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Ngawang Sangdrol is a Buddhist nun who believes that Tibet should be independent from China.
At the age of 10 she was arrested for the first time by Chinese authorities. Her only crime was to participate in a peaceful demonstration for the independence of Tibet from China. When she was 13 she again took part in a peaceful demonstration. She was too young to be brought to trial under Chinese law, nevertheless Chinese authorities held her for 9 months.
In June 1992, at the age of 15, she was once more arrested by Chinese authorities for trying to stage a peaceful demonstration with fellow nuns. Subsequently she was accused for subversive and separatist activities - and sentenced to 3 years imprisonment in the notorious Drapchi prison. Her sentence was extended for another 6 years in October 1993. The reason for this was the fact that she had sung a recorded independence song in the prison together with 13 other nuns. The tape with those songs was smuggled out of jail and distributed throughout Tibet.
In 1996 Ngawang Sangdrols sentence was again prolonged for another 8 years as she shouted- Free Tibet- while standing in the rain in the prisons yard.The third extension of Ngawangs sentence was announced in October 1998 when she refused to acknowledge the Panchen Lama, whom the Chinese authorities had chosen. The Panchen Lama is the second most important political and religious dignitary of Tibet. He died in 1998 and ever since there has been a dispute between Chinese authorities and the Dalai Lama about who was the reincarnation of the Panchen Lama. Including this last extension of 4 years her total sentence amounts to 21 years. Together with other prison inmates in the Drapchi prison Ngawang Sangdrol suffers under inhuman treatment including beating and solitary confinement with reduced food rations. Today she has problems with her kidneys as a result of torture.
- Alas this sad song in my mind I send to those who help prisoners. These feelings in this dark season - I will never forget the horrible tortures. May this present misery in prison, Never be inflicted on any sentient being.
This inhuman treatment of Ngawang Sangdrol and prisoners throughout China is a clear violation of Article 5 of the Universal Declaration of Human Rights which prohibits torture at all times and under any circumstance.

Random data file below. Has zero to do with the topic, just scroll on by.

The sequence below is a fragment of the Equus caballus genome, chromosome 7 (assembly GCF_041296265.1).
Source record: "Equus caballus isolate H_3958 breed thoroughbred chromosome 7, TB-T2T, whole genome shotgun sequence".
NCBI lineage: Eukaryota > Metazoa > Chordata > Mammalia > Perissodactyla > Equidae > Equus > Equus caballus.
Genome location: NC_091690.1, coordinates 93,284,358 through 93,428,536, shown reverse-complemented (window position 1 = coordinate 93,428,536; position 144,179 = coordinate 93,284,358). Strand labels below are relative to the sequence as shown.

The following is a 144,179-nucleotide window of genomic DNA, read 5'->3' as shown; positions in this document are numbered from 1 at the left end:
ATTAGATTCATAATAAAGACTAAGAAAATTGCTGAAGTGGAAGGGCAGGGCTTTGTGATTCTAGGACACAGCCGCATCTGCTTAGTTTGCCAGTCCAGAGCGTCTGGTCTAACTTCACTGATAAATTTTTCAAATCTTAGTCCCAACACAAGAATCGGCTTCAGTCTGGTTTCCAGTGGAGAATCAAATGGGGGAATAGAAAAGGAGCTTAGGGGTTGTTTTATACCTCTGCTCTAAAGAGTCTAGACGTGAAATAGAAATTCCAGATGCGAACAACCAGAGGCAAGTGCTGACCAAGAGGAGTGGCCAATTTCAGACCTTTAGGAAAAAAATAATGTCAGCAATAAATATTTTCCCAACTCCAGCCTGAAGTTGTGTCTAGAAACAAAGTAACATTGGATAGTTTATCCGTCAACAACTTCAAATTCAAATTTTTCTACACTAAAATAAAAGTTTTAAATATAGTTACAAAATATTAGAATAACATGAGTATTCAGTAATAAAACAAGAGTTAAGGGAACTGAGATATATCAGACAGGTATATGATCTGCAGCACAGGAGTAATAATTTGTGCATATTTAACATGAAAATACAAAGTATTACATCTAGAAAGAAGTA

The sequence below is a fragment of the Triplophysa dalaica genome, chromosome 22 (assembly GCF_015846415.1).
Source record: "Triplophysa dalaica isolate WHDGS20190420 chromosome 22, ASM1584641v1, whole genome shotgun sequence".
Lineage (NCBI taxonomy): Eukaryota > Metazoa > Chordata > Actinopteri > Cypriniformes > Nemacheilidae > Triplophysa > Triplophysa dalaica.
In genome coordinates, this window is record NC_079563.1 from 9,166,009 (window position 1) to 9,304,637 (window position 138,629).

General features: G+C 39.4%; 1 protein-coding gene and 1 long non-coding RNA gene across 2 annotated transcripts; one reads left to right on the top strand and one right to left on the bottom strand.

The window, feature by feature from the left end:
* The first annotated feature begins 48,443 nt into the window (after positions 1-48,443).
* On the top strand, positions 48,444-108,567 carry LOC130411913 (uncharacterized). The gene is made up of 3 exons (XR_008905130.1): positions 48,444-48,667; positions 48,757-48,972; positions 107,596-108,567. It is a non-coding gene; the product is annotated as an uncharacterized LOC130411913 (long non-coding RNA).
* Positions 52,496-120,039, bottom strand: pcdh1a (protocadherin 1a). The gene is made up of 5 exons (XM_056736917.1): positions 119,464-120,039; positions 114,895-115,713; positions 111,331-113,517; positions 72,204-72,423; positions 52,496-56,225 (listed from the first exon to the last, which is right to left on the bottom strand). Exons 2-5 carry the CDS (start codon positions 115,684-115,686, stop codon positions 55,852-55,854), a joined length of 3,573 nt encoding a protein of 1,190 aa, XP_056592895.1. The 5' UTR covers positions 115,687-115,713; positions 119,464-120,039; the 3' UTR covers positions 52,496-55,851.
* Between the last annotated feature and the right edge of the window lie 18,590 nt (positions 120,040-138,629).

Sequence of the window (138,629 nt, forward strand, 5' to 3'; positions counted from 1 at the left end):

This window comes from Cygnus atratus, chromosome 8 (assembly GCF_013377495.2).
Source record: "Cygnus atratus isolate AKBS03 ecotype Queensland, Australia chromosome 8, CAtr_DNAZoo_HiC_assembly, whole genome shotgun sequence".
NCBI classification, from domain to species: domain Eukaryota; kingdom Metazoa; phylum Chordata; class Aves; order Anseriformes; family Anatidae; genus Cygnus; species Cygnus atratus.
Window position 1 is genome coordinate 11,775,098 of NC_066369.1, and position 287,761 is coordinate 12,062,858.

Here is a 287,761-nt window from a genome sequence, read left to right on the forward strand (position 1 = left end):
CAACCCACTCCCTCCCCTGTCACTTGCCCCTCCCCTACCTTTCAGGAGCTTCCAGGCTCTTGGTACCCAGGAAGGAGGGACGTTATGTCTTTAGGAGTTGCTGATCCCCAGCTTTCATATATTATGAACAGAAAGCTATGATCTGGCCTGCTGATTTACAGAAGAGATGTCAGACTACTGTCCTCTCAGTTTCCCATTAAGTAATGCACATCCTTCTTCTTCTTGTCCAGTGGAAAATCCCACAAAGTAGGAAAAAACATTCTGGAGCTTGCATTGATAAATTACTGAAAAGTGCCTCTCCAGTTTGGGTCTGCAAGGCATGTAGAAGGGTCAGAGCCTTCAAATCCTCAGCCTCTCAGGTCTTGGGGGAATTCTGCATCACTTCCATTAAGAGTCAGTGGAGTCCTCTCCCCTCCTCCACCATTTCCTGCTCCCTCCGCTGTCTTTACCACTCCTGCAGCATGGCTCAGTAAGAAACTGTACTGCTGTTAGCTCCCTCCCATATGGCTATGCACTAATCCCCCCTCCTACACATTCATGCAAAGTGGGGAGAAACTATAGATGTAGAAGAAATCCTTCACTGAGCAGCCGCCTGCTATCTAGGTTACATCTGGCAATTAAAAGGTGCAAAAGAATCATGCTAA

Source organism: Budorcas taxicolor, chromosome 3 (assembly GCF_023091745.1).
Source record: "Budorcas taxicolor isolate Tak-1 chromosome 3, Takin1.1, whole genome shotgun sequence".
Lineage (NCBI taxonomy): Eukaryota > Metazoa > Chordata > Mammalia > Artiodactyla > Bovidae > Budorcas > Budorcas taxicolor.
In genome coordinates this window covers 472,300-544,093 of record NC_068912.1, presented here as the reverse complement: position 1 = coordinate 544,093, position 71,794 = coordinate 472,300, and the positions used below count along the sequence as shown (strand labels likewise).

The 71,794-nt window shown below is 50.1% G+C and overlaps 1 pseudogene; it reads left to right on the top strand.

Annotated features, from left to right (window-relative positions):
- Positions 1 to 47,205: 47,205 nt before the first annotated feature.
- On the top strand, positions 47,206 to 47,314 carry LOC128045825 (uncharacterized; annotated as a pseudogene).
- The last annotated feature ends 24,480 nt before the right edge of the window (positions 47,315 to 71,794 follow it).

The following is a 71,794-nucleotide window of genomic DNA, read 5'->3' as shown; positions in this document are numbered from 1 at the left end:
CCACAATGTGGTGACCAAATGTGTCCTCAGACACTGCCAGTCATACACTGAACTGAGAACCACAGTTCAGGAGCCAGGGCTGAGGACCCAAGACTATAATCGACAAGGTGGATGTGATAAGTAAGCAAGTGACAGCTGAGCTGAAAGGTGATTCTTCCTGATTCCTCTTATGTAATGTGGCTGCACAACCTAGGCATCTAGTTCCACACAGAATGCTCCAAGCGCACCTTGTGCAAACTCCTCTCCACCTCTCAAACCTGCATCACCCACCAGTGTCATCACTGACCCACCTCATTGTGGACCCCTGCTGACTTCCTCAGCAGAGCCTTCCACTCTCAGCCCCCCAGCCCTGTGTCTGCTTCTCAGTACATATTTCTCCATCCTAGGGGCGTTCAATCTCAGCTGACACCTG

A report issued by the Tibet Information Network (6/10/2000), cites accounts by other nuns released from Drapchi Prison claiming that they were severely beaten, shocked with cattle prods and are forced to stand in the sun for days.They beat us so savagely that there was blood everywhere, on the walls and on the floors, recalled former prisoner Norzin Wangmo. Describing the police response after nuns shouted Tibetan independence slogans. They beat us with their belts until their belts broke.. she said.
In 1950, Chinese soldiers invaded Tibet, which was operating as a de facto independent state. During the next several decades of Chinese occupation, an estimated 2700 Tibetan monasteries were destroyed and 1.2 million Tibetans died as a result of torture, execution, war or starvation, according to the Tibetan government in exile, led by the Tibetan Buddhist spiritual leader, the Dalai Lama, who fled in 1959.
Chinese officals, by contrast, portray the invasion as a - peaceful liberation - of Tibet, which was ruled at the time under a feudal theocracy. Beijing insists that Tibet has been part of China since the Yuan Dynasty(1271-1368).
Please support Amnesty International in its fight to support prisoners of conscience like Ngawang and other prisoners in China and the rest of the world.
Ngawang Sangdrol was released from Drapchi prison on October 19/10/2002.
by Amnesty International
21 Years in Prison to free Tibet.

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